This latest update expands upon the existing topic of "disability-related inquiries and medical exams." However, an important insight for employers to grasp is how this update continues to highlight a connection between protections already afforded employees by the Americans with Disabilities Act (ADA) with the newer COVID-19 related protection measures such as reentering the workplace and employee workplace screening.
The following is what employers need to know about the latest 6/17/2020 update...
--> Disability-Related Inquiries and Medical Exams
An employer may not require antibody testing before permitting employees to re-enter the workplace.
This update clarifies that, under the ADA, antibody testing ("serologic" testing) constitutes a medical examination. This type of medical examination does not meet the ADA’s “job related and consistent with business necessity” standard for medical examinations or inquiries for current employees.
Although testing for antibodies has been cited by the CDC as a helpful tool in understanding the prevalence of the COVID-19 virus in the general population and populations that may have some level of immunity from the virus, there is no identified advantage of antibody testing and ...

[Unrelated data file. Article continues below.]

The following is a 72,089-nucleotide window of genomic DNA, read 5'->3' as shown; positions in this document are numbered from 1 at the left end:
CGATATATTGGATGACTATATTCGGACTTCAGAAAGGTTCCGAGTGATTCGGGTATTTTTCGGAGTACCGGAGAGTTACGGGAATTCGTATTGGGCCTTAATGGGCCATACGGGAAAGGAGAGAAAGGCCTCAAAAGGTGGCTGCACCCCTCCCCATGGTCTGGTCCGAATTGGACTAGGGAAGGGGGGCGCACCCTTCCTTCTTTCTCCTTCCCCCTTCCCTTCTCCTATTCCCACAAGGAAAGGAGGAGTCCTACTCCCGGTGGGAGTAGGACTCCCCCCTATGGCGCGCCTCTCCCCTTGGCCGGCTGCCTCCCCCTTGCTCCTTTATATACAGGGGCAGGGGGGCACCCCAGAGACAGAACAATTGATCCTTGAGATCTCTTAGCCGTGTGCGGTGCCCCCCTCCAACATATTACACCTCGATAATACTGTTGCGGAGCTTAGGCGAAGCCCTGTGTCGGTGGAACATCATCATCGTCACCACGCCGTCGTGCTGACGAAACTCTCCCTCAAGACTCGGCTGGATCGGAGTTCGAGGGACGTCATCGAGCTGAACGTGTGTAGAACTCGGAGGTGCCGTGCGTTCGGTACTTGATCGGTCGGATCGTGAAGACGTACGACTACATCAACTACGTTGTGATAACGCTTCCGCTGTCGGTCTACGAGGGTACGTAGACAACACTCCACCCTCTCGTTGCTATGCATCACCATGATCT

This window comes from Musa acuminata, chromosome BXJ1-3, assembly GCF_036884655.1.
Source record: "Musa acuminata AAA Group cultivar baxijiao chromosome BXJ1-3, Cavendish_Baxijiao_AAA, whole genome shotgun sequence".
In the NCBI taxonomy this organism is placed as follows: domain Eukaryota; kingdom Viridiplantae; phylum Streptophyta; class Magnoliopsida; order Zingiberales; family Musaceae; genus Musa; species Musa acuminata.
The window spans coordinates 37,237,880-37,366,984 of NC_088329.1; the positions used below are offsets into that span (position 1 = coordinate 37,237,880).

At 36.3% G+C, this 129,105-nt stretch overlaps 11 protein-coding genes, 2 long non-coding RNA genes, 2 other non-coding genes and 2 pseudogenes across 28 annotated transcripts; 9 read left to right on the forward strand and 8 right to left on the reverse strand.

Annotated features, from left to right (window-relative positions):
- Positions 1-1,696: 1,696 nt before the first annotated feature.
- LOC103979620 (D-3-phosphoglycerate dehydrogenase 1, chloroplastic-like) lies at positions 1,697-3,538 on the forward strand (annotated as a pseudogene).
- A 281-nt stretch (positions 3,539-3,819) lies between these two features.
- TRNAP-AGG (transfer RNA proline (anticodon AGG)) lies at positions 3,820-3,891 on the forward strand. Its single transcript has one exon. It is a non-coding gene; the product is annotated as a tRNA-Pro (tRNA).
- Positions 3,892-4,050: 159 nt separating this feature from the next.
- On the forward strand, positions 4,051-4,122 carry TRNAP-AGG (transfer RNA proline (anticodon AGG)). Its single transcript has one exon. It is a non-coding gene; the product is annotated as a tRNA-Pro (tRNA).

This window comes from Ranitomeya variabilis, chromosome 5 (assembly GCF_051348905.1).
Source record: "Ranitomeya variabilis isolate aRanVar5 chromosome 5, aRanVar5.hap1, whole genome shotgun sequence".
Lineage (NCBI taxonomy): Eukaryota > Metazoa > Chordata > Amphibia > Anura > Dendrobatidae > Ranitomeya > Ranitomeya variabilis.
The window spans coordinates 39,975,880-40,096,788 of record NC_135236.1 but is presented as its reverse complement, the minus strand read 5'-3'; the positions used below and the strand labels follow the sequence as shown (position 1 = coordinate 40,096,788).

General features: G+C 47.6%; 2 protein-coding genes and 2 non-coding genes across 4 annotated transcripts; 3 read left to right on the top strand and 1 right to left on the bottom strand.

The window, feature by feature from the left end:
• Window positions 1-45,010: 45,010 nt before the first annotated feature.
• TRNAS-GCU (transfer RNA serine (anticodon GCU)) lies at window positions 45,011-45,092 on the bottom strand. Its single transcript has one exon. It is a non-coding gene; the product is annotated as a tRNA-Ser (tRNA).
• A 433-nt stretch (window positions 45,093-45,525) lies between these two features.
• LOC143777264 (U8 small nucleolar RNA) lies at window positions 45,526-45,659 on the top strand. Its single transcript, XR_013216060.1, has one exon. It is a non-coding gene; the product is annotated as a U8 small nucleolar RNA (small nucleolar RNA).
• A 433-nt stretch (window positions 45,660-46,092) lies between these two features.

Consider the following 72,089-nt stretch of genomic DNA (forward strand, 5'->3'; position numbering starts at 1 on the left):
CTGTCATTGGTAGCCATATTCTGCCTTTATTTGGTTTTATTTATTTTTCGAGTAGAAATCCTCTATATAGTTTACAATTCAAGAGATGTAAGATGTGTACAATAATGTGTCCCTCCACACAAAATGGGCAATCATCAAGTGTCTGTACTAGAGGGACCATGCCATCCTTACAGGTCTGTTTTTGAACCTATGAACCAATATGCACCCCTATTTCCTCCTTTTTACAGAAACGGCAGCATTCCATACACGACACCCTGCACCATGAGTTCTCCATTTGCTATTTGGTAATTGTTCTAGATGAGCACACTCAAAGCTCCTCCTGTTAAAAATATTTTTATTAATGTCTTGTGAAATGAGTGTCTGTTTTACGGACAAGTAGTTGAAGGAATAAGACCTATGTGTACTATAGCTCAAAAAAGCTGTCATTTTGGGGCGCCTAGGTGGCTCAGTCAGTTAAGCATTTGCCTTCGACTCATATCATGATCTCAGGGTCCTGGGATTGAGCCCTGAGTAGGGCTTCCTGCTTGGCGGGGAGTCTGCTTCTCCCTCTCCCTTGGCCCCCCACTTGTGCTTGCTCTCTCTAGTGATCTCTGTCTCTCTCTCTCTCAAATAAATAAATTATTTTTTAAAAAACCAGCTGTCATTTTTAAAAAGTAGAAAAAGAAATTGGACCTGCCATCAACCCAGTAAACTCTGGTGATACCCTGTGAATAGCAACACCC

“additional data are needed before modifying public health recommendations based on antibody test results, including decisions on discontinuing physical distancing and using personal protective equipment.”
However, the EEOC distinguishes anti-body testing from viral testing, such as testing employees to determine if they have the COVID-19 virus, which is permitted under the ADA.
While employers may continue to test employees for the COVID-19 virus, (i.e.; take temperatures before allowing entry into the workplace), employers may not require employees to undergo antibody testing for COVID-19 or the business will be in direct violation of the ADA which will expose the company to fines and lawsuits.
Small-midsize employers, (employers with 15 or more employees), should continue to pay special attention to ensure that your business is in compliance with these guidelines. The EEOC recommends, and I agree, that employer compliance can be furthered by ensuring your managers and other executive staff are knowledgeable, trained and attentive so that they have the ability to recognize potential issues, as they arise, in order for the company to effectively address them and avoid liability risks.